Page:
This past May, Jessica (most people know her as JAC since those are her initials) and I left on a trip to Washington state immediately after finals. She wanted to recreate a trip that she had done many years ago that left her parents’ house in Snohomish, Washington, went up and over the Washing Pass in the Cascade Range, around central Washington, and up and over Stevens Pass on the way back to her parents’ house. She had remembered it being one of the most challenging bicycle trips she had ever been on and wondered whether or not moving to California and cycling year-round would make this trip any easier.
Conditions for this trip would be easier though since her parents offered to SAG for us the first three nights leaving us only the final two days of riding and one night on our own. Her previous ride was fully self-sufficient.
The first day took us from her parents’ front door to a town called Darrington. Because of the devastating mudslide that happened in Oso just a couple of months before our trip, JAC had decided to reroute us off of the main highway and onto a 15 mile gravel section. In true Washington fashion, the day was full of rain and it hardly let up. The gravel section started a little over an hour into our day and the first section was steep, muddy, and slippery. After we got into our groove in the mud and grit, we saw JAC’s parents for the first time in our ride and were happy to be greeted with hot drinks, chips and salsa. This particular day, it was really nice to have support as I don’t remember passing through many towns until we neared our cabin that evening.
Day two took us up and over the Washington Pass in the Cascade Range. This was one of JAC’s more challenging days in the past, but because of all of the climbing we regularly do in the Oakland/Berkeley hills, we were pleasantly surprised about how gradual the climbing felt. This was the first time in our trip that we saw other cyclist. We even met a man – who had just set out on a journey to ride from the Washington coast to the Midwest – asleep in a ditch by the highway. This stretch of road is along the main transcontinental bicycle route, so we encountered one other couple making their way across the country. A group of five cyclists and JAC’s parents all converged upon a campsite that is just on the eastern side of the summit, where we feasted on teriyaki-chicken-and-bean wraps and shared stories in front of a campfire.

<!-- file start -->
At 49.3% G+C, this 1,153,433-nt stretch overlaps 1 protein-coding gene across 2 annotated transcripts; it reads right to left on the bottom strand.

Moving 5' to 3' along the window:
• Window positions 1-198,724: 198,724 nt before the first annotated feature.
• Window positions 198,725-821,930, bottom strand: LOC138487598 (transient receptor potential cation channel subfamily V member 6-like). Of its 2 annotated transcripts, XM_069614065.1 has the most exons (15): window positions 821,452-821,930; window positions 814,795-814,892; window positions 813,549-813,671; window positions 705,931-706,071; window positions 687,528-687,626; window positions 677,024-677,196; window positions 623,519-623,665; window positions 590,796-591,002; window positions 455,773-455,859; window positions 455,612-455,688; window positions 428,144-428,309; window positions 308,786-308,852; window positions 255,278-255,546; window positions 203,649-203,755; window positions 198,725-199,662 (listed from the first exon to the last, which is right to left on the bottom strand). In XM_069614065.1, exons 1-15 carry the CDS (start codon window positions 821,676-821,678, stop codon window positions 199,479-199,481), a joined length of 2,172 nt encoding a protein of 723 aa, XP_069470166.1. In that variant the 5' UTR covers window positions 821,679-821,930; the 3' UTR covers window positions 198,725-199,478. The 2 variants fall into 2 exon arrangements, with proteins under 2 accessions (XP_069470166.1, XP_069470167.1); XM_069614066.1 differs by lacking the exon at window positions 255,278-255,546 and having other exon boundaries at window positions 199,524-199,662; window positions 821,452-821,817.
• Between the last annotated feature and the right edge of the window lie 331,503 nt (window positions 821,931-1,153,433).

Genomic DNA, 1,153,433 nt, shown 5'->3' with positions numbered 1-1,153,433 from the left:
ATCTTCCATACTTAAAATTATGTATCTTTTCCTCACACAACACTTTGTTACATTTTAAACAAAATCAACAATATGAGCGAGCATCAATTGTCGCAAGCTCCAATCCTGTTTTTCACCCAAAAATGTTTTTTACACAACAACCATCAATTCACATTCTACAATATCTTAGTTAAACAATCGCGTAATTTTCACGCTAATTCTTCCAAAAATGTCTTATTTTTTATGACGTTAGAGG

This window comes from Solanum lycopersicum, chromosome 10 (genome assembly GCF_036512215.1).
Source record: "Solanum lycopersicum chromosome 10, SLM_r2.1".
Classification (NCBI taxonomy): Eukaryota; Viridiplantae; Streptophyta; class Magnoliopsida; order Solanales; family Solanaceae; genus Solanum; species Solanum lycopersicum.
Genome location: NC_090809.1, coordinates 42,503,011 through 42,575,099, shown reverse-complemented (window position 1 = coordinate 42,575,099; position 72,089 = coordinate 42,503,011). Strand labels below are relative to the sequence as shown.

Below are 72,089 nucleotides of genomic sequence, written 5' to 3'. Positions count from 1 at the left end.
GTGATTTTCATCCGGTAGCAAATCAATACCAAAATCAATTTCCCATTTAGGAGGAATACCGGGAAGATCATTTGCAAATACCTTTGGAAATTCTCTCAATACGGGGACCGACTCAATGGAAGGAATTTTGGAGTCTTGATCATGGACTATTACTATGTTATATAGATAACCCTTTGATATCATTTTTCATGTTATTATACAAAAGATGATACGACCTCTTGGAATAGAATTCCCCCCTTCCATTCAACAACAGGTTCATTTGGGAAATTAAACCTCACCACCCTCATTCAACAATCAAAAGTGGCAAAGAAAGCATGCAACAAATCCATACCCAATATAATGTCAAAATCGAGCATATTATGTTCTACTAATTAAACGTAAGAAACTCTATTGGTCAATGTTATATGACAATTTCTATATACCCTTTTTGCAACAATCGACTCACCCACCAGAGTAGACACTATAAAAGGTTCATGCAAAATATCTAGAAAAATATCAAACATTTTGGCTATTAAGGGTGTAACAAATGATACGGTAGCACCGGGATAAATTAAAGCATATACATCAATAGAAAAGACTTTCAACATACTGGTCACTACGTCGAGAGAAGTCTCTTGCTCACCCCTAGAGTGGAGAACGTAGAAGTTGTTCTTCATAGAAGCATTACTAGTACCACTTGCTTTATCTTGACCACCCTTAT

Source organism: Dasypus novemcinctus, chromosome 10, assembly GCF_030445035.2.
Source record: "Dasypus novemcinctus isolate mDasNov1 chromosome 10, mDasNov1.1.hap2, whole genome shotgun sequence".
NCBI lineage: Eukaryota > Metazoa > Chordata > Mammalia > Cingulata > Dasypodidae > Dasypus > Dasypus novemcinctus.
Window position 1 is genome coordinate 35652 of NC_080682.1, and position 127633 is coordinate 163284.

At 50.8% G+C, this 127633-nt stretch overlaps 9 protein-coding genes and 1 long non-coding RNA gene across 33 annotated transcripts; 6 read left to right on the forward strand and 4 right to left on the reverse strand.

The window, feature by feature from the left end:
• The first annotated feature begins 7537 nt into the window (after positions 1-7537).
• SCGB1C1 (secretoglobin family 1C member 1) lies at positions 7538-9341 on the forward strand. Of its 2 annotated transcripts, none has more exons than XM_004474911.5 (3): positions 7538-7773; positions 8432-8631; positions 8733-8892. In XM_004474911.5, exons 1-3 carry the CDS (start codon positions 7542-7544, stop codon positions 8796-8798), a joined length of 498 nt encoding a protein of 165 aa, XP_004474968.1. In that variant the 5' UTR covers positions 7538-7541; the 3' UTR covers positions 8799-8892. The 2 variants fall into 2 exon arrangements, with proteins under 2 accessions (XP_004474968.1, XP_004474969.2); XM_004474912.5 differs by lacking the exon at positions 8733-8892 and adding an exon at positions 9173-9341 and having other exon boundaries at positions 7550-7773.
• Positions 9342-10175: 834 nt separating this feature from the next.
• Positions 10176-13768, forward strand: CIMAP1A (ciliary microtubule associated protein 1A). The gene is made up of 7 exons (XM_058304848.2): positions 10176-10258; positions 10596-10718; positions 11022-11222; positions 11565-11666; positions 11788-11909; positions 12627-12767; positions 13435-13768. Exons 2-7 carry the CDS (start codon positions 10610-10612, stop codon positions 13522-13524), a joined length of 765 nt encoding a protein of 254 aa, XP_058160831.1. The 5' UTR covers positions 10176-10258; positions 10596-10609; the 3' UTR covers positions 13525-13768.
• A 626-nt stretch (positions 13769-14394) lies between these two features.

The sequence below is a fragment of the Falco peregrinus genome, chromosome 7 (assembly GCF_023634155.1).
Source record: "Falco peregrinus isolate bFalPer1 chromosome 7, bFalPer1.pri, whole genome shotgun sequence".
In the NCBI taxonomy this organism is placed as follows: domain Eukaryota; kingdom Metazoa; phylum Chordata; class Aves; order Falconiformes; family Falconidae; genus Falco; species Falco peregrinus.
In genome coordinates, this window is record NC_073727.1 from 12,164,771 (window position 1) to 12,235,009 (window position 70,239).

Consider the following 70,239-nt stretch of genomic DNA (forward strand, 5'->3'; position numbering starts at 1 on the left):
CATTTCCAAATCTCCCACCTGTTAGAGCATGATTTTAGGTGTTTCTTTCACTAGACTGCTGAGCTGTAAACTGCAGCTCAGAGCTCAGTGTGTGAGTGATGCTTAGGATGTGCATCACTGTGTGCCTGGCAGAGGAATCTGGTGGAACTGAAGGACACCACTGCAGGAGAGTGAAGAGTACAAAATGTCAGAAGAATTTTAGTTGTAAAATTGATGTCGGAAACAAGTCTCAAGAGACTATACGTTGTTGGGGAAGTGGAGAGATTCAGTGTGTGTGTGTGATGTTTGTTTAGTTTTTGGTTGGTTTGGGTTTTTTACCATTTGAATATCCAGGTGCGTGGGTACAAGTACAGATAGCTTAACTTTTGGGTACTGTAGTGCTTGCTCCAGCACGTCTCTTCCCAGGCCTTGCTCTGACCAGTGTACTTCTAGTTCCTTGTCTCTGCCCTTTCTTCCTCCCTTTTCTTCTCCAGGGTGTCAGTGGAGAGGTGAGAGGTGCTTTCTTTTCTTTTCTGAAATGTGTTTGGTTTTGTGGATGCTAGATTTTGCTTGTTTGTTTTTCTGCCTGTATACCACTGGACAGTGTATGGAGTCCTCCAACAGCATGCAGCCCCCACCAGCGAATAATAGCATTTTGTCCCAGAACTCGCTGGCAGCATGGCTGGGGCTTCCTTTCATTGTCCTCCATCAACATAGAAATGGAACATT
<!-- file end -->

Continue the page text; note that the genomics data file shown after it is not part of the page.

On day three, JAC’s dad Ed – who I discovered is the reason for JAC’s adventurous spirit – joined us for the 10-mile descent into Mazama. He shared with us that in retirement, it’s better to ride smart than hard. I think that’s something I will hold onto until I am a retired guy with a grin from ear to ear. Mazama, by the way, was one of the coolest little mountain towns on our trip. The market in town was a hub for climbers, skiers, and mountain bikers. I would love to make this a destination we stay at longer in the future when there is less road to cover. Most of the rest of the day felt like we were riding through a cowboy movie with all of the lush green pastures and countless river crossings. But all of the giant trucks and RVs made me feel like the cowboys had progressed to enjoy all the luxuries of modern America…maybe a little too much.
Days four and three seem a little blurred in my memory. Both were relatively flat days with a lot of rivers, but this was the day that we said farewell to JAC’s parents until we saw them again in Snohomish. They had treated us so well by spending their days leapfrogging us and providing us with nourishment for our bellies and our spirits. By this point in the trip, we had become accustomed to screaming “ROCKS” at each other every time we saw a diamond-shaped sign with ROCKS printed on it. We didn’t see as many rocks as the signs might have suggested. Also, we were curious if there were any mountain goats as the signs suggested as well. It turns out the mountain goats were just as elusive as the rocks, but we did spot a tribe of them.
On our solo night, we stayed with JAC’s friends Mark and Becky in a Bavarian-themed mountain town called Leavenworth. Every business in this town must adhere to the Bavarian theme, so even the McDonald’s has a funny little variation on its logo to match. We had our proper fill of beer since we in the rhythm of doing that every night after a big day of riding. To be honest, I could ride big and drink beer every day for the rest of my life and I probably would never get tired of it. Mark and Becky were fantastic hosts and it was especially a thrill to see them when it had felt like we were in the middle of Merica for several days. Our final day of riding was so, so sweet. It is always such a great feeling to have many miles behind you and to realize what distances can be traveled by bicycle alone. So many special things happen when you are 100% in the present just pedaling, breathing, eating, and experiencing.